• Nick

    Look really nice. Were sharrows added to the Wiggle to increase their intent?

    Any word on how quickly the MTA will stripe the 75 miles of sharrows along other bike routes? A few streets need them sooner rather than later, particularly Holloway as it approaches SFSU.

  • I know this result reflects very little for all the work that has been done to get what we have been asking for. I’m as frustrated as a lot of the posters to the blog about the initial, partial lifting of the ban. However, it’s time to pause, take a breath, and celebrate what we have achieved. Andy said it best about this stretch of Scott St. which I regularly ride myself and have found most frustrating: “…I’m looking forward to being more comfortable and dignified and having a more delightful ride through the Wiggle.”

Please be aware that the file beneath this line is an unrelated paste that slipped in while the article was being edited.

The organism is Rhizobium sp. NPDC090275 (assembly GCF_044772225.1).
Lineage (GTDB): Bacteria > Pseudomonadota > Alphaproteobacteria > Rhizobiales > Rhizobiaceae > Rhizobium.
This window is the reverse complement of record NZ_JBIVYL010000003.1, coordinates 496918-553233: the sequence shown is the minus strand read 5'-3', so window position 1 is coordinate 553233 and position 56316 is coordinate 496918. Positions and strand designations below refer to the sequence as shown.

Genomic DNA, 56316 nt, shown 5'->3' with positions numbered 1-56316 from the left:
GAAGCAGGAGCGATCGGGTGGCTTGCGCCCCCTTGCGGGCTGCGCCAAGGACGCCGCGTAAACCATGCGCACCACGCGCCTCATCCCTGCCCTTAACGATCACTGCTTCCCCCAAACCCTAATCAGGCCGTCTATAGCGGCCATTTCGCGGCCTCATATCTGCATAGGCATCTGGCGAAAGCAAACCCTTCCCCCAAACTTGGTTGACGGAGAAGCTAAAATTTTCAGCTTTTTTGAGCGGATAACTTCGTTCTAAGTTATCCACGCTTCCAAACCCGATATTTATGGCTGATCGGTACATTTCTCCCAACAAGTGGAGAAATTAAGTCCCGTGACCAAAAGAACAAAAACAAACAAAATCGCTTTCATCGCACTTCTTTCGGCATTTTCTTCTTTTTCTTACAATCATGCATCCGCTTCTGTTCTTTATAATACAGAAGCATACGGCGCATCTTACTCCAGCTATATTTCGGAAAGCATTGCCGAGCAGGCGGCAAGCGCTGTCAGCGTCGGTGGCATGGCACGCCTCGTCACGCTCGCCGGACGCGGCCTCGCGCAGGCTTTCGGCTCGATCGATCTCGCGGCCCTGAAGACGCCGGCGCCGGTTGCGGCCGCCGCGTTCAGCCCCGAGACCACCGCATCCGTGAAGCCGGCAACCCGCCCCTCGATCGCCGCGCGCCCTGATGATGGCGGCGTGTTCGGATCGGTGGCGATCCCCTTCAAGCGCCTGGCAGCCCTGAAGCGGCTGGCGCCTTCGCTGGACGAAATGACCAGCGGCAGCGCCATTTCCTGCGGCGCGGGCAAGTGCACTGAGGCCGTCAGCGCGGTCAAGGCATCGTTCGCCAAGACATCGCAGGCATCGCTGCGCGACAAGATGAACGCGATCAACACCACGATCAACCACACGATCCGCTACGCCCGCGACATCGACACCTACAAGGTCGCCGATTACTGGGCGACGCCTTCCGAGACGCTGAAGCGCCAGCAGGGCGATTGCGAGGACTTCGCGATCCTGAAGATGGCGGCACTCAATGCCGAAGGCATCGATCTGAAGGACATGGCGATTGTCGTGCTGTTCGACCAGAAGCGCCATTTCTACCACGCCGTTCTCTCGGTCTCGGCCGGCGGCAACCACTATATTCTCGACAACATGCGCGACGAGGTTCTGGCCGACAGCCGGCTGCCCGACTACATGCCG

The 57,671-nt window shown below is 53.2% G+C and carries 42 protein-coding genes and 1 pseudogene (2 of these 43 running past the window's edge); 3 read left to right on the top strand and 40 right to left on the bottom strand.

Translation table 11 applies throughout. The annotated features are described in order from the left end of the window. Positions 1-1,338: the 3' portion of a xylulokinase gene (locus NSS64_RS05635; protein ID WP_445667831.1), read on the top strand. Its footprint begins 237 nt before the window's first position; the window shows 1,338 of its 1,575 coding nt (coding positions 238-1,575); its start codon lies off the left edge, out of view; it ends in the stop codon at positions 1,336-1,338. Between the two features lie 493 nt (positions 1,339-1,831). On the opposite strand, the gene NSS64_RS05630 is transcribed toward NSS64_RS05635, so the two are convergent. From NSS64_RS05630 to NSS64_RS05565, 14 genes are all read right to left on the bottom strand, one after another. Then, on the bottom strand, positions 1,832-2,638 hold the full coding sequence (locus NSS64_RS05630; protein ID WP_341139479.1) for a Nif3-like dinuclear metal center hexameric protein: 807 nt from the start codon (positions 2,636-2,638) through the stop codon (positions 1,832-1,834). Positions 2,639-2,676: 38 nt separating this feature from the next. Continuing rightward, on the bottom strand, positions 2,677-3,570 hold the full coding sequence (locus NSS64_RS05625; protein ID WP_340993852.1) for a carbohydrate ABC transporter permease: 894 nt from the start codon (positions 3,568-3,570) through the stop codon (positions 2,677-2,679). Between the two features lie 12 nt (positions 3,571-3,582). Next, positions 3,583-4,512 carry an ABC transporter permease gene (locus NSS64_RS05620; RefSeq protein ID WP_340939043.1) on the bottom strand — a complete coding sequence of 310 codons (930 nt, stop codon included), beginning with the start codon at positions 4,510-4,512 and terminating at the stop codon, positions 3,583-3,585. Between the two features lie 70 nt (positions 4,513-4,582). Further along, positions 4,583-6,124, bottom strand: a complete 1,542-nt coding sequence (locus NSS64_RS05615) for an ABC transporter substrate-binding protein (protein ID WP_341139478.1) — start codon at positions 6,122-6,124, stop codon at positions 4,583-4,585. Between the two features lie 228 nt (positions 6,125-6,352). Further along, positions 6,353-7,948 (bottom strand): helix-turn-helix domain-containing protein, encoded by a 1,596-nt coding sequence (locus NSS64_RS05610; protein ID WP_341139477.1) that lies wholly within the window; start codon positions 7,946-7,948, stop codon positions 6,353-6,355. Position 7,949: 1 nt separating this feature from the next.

Thank you Andy, Leah and all the folks at SFBC. Thank you to all the people who think that this isn’t enough and have said so. It takes that kind of spirit to keep things moving. I know it’s not a lot but it’s also important to remember this is part of a process and that requires steps and this marks the result of a lot of steps.

    Ride On!

  • Gotta also give props to the on-street bike parking demonstration… *gasp*, taking away space from cars instead of pedestrians?? Who’da thought.

  • Great photo of SFBC staff and public works guys. San Francisco should take the concept of “shovel ready” for economic stimulus and say “striping ready!” Put those guys to work for the next year.

    -jh

  • We have a bike lane, we have a bike lane!!!! I’ll take it. I hope that “reversible” paint is on super thick!

  • Jeff

    feels good, i can’t believe it’s been three years without a bikelane or bike rack